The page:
In Chicago, members of Chicago's Coalition of Mexican Migrants gathered Sunday in Pilsen to celebrate the historic election.
Mexico's election of leftist candidate Andres Manuel Lopez Obrador as president may have portended more trade trouble between the two countries, but businesses see President TrumpDonald John TrumpTrump: Democratic voters will support Republicans because of ICE criticism Coney Barrett, Kavanaugh among candidates who met with Trump: report Trump administration recommends against allowing China Mobile access to U.S. market MORE as the greater threat on North American Free Trade Agreement (NAFTA).
The future of the North American Free Trade Agreement negotiations was injected with a new dose of uncertainty with the election of a new president in Mexico on Sunday.
In the wake of the migration crisis on the US-Mexico border, Amlo has vowed that "anyone who migrates from Mexico will do so because they want to, not because they have to".
Voter turnout was estimated at 63 per cent of the 89 million eligible voters in the country's biggest ever elections.
Younger voters have grown up surrounded by rampant corruption and drug violence. "For the first time, history will be written on the side of the poor". We report from Mexico City, where, despite the country losing their World Cup game to Brazil today, many have been celebrating the election result.
There were also signs around the city notifying residents that liquor sales are suspended because of the election. "It is thanks to us young people who are supporting him that he was able to get more votes than he did in past elections".
Exit polls Sunday evening showed Lopez Obrador had won by a large margin, and his rivals both conceded shortly after polls closed.
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Red Granite agreed in March to pay the United States government $US60 million to settle claims it benefited from the 1MDB scandal. The US justice department filed lawsuits to seize some $1.7bn in assets it said were purchased with money stolen from 1MDB.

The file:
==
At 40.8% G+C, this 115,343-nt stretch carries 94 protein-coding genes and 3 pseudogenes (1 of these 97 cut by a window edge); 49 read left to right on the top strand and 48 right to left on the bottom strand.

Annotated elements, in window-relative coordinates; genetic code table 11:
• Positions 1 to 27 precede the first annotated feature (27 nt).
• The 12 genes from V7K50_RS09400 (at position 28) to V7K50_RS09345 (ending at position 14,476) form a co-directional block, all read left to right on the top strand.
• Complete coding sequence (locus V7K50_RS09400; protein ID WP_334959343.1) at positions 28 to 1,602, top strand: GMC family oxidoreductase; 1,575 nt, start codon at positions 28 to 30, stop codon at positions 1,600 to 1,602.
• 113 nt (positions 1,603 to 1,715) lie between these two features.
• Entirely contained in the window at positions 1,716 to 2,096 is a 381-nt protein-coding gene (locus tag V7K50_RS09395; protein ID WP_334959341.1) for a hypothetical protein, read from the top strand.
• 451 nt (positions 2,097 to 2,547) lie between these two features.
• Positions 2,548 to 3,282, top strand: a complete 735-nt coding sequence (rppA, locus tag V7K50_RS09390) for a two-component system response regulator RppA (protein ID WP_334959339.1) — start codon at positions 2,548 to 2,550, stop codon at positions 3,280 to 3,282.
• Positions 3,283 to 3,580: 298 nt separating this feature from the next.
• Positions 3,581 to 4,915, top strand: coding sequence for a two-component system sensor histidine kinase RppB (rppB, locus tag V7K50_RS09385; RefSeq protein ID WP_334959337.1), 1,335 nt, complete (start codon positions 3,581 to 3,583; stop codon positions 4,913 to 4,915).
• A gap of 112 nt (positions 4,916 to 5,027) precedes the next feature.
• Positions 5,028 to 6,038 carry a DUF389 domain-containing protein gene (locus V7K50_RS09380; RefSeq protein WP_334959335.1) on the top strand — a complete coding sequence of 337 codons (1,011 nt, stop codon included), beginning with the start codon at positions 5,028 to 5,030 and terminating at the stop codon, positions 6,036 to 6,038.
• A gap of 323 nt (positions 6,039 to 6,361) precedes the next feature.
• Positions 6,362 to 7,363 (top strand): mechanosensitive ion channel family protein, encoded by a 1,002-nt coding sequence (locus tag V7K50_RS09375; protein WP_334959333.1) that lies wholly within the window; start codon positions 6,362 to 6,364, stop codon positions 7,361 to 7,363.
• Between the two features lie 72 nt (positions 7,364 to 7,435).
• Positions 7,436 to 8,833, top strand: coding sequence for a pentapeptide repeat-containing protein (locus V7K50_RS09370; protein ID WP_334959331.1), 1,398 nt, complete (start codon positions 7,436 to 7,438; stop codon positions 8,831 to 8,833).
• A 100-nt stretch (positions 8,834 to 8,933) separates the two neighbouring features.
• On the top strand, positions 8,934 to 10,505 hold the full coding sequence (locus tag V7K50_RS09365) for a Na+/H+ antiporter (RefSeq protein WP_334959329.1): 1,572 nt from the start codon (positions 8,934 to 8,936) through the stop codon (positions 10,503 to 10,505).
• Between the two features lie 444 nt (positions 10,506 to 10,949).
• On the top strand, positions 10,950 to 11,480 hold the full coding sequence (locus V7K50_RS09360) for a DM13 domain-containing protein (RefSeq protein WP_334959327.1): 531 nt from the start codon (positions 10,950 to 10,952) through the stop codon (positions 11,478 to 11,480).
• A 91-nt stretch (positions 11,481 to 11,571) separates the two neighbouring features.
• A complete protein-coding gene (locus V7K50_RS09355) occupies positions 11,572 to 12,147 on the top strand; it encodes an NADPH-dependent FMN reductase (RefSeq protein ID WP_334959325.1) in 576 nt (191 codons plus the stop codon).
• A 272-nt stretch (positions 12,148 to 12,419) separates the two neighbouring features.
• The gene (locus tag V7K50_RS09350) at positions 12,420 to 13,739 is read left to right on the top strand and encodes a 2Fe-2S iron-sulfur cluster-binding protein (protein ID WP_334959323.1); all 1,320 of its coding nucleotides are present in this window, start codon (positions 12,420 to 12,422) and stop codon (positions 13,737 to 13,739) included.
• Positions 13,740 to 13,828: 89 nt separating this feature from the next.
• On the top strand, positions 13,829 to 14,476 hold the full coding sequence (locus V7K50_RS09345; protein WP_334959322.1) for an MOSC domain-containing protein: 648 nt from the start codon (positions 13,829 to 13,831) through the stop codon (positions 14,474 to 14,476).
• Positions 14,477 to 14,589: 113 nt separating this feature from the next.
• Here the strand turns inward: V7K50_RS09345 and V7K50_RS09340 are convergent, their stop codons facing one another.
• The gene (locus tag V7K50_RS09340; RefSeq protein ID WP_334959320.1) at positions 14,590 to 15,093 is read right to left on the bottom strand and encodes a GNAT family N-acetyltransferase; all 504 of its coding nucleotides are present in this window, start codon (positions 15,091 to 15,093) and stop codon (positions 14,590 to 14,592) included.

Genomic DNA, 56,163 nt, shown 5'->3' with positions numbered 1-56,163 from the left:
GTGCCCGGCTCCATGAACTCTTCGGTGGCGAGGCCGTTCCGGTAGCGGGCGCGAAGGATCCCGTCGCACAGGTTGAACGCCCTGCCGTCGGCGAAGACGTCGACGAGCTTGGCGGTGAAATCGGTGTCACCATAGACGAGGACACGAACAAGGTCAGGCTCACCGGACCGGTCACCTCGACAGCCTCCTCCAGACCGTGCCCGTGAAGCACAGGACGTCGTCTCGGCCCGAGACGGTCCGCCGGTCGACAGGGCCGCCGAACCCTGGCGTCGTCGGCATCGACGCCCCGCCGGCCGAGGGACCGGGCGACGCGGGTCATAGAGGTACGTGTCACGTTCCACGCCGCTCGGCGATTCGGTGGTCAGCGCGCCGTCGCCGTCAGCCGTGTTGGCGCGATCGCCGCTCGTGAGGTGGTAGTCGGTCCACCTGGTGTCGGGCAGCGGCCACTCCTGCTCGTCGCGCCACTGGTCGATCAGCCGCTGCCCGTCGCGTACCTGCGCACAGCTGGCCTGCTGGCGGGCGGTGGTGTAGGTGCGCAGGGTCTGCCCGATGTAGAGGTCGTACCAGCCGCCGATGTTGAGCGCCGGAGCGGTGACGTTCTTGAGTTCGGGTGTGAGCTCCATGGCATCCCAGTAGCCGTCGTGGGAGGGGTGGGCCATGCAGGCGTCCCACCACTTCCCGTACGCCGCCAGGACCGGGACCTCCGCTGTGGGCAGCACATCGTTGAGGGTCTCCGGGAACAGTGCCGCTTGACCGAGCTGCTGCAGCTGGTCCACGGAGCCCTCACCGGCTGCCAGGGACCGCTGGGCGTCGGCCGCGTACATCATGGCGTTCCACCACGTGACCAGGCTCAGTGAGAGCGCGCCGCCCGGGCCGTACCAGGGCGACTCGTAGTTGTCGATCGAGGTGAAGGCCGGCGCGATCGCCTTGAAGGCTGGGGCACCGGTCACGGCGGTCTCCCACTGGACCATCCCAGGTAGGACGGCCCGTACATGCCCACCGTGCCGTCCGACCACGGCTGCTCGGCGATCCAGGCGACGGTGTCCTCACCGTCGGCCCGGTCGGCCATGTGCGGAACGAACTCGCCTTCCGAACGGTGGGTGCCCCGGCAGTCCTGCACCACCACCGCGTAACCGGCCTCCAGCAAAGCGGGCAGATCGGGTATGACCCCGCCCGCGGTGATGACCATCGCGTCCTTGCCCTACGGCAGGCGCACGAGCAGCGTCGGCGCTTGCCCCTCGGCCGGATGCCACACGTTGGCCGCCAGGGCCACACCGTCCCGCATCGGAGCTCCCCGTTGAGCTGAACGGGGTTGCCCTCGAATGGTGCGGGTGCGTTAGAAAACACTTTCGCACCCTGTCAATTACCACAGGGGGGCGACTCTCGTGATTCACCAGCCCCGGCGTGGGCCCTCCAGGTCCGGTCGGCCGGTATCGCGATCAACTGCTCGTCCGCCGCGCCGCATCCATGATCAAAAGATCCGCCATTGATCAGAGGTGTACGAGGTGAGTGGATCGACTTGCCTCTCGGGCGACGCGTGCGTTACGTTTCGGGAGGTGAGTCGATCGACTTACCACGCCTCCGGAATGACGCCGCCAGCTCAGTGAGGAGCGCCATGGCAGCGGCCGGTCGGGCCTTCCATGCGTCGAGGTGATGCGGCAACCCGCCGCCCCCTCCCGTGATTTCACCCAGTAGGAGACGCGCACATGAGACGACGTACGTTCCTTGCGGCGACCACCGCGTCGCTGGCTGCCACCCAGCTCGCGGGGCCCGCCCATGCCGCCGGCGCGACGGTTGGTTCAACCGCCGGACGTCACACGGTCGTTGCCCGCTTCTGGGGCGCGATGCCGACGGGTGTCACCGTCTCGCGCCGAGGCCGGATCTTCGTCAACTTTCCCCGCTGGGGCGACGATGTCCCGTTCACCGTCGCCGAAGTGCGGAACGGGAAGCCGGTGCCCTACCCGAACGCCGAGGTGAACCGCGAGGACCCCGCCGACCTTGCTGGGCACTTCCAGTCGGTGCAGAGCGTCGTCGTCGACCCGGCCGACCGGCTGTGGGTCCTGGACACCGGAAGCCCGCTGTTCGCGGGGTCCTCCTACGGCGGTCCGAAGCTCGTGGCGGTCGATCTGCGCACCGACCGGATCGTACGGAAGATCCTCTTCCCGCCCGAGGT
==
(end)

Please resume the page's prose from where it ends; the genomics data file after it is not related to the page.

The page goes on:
Anti-establishment leftist Andres Manuel Lopez Obrador won Mexico's presidential election Sunday by a large margin, according to exit polls, in a landmark break with the parties that have governed for almost a century.
Even many Lopez Obrador supporters say the 64-year-old may struggle to achieve his ambitious goals - including getting Trump to soften his tone.
Even so, the peso weakened around 1 per cent against the dollar and Mexico's S&P/BMV IPC benchmark stock index was also down nearly 1.5 per cent as exit polls showed Lopez Obrador's MORENA party performed strongly in the elections, which were also for members of Congress. He is member of the National Regeneration Movement (MORENA) party. Anaya has tried to harness the youth vote with an emphasis on technology and new ideas, but he divided his own conservative party to take its candidacy and it's unclear if his new allies in the leftist Democratic Revolution Party will actually turn out for someone from the other end of the ideological spectrum.
Jose Antonio Crespo, a political analyst at Mexico's Centre for Economic Research and Teaching, called it "an act of absolute irresponsibility".
Meade has held several cabinet posts across two administrations, including secretary of foreign affairs and secretary of social development for Peña Nieto. Independent candidate Jaime Rodriguez had five percent. The former governor of the industrial state of Nuevo Leon is known as "El Bronco", or wild horse, for his strong personality.
On the campaign trail, he made repeated calls to assert Mexico's sovereignty.
He worked for the state's Indigenous Affairs Bureau in the 1970s, and began his political career by joining the Institutional Revolutionary Party (PRI) and became the Tabasco state president for the party.
The violence isn't limited to politicians, either. He said his transition team will work with the current Finance Ministry to craft the 2019 budget, which is set to include measures to increase some pensions.